dux femina facti / by Anthony Gibbins

dux femina facti a woman was the author of the achievement. So says Virgil of the fleet that departed Tyre, in modern day Lebanon, to find a new home on the north coast of Africa. The woman was Dido, a member of Tyre’s royal line. She was accompanied by citizens who would no longer live under the sway of Tyre’s corrupt leader, due either to fear of him or a severe dislike.

These three words, dux femina facti, may well have crossed Claudia’s mind as she stood before the Eumachia building in the Pompeian Forum. Here are three paragraphs from Mary Beards’ Pompeii: The Life of a Roman Town. It is one of Claudia’s favourite books;

But the biggest surprise in this male hierarchical world is to be found in the Forum itself. The largest building in the area, standing at the south-east corner, was erected in the reign of Augustus. Its function has long been a cause of controversy, like so many of the Forum buildings: market, slave market, multi-purpose hall? But its inspiration is clear. We have already seen [liber totus tibi legendus est!] that two of the statues on its façade were copied from the Forum of Augustus. The carved marble door frames, decorated with scrolls of acanthus, reflect the contemporary style of the capital, and are very close to those on another celebrated Augustan monument, the Altar of Peace. Some art historians have compared its conception to a huge portico erected in Rome by Augustus’ wife, the empress Livia.

That is a good comparison in more ways than one. For this building, known as the Building of Eumachia, was also sponsored by a woman. Inscriptions over the two entrances declared that Eumachia, who was a priestess in the town, daughter of one leading family and married into another, built it ‘in her own name and that of her son…at her own expense.’ Her statue stood at one end of the building, paid for by the fullers (hence the fantasy that the whole building might be a cloth-workers’ hall). We know almost nothing of Eumachia, and can only guess at all the different circumstances that might lie behind her building of this monument, and the different degrees of active involvement she might have had in the planning and design. Most likely she was attempting to advance the career of her son. But one thing is certain: the finished product is stamped with her own name almost as firmly as the theatre is stamped with that of Holconius. Eumachia here represents a similar conduit for the culture of the capital to make its way to Pompeii. And Eumachia was not the only such female benefactor. An inscription found in the Forum makes it clear that another of the major buildings there was the work of another priestess, one Mamia.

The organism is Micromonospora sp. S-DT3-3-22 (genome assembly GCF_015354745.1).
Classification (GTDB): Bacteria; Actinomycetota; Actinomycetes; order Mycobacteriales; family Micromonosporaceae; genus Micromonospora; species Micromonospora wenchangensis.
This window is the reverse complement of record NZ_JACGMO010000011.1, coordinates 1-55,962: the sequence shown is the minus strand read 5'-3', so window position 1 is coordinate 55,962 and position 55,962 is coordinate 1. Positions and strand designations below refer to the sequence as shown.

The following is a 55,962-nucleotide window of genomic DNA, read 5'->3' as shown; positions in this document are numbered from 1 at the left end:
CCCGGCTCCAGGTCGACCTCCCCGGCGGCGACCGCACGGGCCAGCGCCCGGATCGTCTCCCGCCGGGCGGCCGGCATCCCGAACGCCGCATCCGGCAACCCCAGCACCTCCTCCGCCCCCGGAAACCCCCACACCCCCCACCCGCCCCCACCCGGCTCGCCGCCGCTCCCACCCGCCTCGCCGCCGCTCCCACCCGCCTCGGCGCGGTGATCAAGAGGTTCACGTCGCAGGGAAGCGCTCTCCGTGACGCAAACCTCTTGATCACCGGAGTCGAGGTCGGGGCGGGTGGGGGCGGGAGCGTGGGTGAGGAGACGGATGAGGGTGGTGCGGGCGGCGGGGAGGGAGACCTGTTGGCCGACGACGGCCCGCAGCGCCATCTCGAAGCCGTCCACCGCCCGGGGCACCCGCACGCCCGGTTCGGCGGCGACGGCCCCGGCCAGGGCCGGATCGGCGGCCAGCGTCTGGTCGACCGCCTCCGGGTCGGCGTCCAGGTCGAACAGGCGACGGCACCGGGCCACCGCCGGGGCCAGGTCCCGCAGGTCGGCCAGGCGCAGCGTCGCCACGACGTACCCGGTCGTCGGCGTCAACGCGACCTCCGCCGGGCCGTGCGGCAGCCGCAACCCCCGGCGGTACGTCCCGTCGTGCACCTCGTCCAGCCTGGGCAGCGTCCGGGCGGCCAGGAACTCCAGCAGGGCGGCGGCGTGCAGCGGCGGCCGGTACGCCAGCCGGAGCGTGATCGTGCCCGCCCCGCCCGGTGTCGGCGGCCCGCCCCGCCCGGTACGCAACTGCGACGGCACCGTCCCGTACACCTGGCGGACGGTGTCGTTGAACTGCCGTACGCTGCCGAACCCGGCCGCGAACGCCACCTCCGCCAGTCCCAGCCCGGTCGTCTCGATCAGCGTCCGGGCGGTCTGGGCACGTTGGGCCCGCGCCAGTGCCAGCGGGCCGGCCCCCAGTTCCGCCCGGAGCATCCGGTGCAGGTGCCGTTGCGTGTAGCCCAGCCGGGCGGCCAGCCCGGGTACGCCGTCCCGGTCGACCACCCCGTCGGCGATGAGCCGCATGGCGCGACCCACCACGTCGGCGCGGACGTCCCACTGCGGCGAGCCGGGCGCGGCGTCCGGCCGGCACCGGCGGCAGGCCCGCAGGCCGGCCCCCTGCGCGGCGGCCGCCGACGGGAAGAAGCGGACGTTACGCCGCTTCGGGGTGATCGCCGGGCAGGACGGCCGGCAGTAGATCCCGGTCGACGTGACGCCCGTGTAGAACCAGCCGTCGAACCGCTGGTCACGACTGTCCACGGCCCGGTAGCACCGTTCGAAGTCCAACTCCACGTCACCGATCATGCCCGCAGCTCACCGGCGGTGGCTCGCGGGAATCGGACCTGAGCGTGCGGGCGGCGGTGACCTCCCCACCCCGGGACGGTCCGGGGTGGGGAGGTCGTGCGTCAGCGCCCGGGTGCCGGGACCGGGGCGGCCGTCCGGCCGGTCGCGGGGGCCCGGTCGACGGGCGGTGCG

We should not, for this reason, overestimate the degree of power held by women in this town. To be a priestess, public office though it was, was not the same as being duumvir.* Even large-scale benefaction was a long way from formal power. That said, Eumachia is another example of the varied routes to public prominence the town offered. She is another ‘face of success.’ (pp. 213-5)

*duumvir: one of the two equal magistrates elected annually to preside over the municipal council with law giving powers. Only men were eligible for this role.

Also in the Forum is the square colonnade built by Eumachia. Eumachia was a distinguished (clara) Pompeian woman, both rich (dives) and generous (liberalis).

The Lego model of Pompeii is housed in the Nicholson Museum of The University of Sydney, Australia. Entry to the museum is entirely free, and you may visit Monday to Friday between 10:00 and 4:30. The Nicholson is Australia’s oldest University museum and contains the largest collection of antiquities in the Southern Hemisphere. 

The Pompeii model was commissioned by the Nicholson and constructed by LEGO Professional Builder Ryan McNaught. It is the third such model the museum has exhibited, following the Colosseum and Acropolis.  The Colosseum was returned to McNaught and recently exhibited around Australia. The Acropolis was denoted by the Nicholson to the Acropolis Museum in Athens. The Pompeii model is estimated to include 190 000 bricks and took 420 hours to complete.